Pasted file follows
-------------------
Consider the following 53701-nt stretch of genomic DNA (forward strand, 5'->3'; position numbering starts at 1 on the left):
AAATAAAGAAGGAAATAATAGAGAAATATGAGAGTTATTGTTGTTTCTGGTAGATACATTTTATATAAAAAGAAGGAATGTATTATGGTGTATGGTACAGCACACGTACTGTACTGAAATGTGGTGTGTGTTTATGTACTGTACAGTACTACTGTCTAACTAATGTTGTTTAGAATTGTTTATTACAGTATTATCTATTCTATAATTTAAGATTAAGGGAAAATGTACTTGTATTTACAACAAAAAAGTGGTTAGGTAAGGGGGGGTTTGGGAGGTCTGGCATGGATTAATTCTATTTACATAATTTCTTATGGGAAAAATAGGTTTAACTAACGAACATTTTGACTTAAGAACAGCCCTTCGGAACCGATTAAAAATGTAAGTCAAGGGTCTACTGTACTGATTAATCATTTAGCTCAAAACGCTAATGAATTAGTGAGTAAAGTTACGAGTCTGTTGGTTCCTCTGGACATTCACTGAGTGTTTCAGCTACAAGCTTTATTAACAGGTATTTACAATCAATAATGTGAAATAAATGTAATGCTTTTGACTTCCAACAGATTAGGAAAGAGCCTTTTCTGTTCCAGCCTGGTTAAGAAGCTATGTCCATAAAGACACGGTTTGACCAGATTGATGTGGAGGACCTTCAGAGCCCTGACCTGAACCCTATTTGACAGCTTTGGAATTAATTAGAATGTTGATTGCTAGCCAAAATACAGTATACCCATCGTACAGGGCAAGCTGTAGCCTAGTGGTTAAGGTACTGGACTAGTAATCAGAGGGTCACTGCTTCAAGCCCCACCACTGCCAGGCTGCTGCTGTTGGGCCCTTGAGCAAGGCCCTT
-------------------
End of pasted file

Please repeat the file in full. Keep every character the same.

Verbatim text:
Consider the following 53701-nt stretch of genomic DNA (forward strand, 5'->3'; position numbering starts at 1 on the left):
AAATAAAGAAGGAAATAATAGAGAAATATGAGAGTTATTGTTGTTTCTGGTAGATACATTTTATATAAAAAGAAGGAATGTATTATGGTGTATGGTACAGCACACGTACTGTACTGAAATGTGGTGTGTGTTTATGTACTGTACAGTACTACTGTCTAACTAATGTTGTTTAGAATTGTTTATTACAGTATTATCTATTCTATAATTTAAGATTAAGGGAAAATGTACTTGTATTTACAACAAAAAAGTGGTTAGGTAAGGGGGGGTTTGGGAGGTCTGGCATGGATTAATTCTATTTACATAATTTCTTATGGGAAAAATAGGTTTAACTAACGAACATTTTGACTTAAGAACAGCCCTTCGGAACCGATTAAAAATGTAAGTCAAGGGTCTACTGTACTGATTAATCATTTAGCTCAAAACGCTAATGAATTAGTGAGTAAAGTTACGAGTCTGTTGGTTCCTCTGGACATTCACTGAGTGTTTCAGCTACAAGCTTTATTAACAGGTATTTACAATCAATAATGTGAAATAAATGTAATGCTTTTGACTTCCAACAGATTAGGAAAGAGCCTTTTCTGTTCCAGCCTGGTTAAGAAGCTATGTCCATAAAGACACGGTTTGACCAGATTGATGTGGAGGACCTTCAGAGCCCTGACCTGAACCCTATTTGACAGCTTTGGAATTAATTAGAATGTTGATTGCTAGCCAAAATACAGTATACCCATCGTACAGGGCAAGCTGTAGCCTAGTGGTTAAGGTACTGGACTAGTAATCAGAGGGTCACTGCTTCAAGCCCCACCACTGCCAGGCTGCTGCTGTTGGGCCCTTGAGCAAGGCCCTT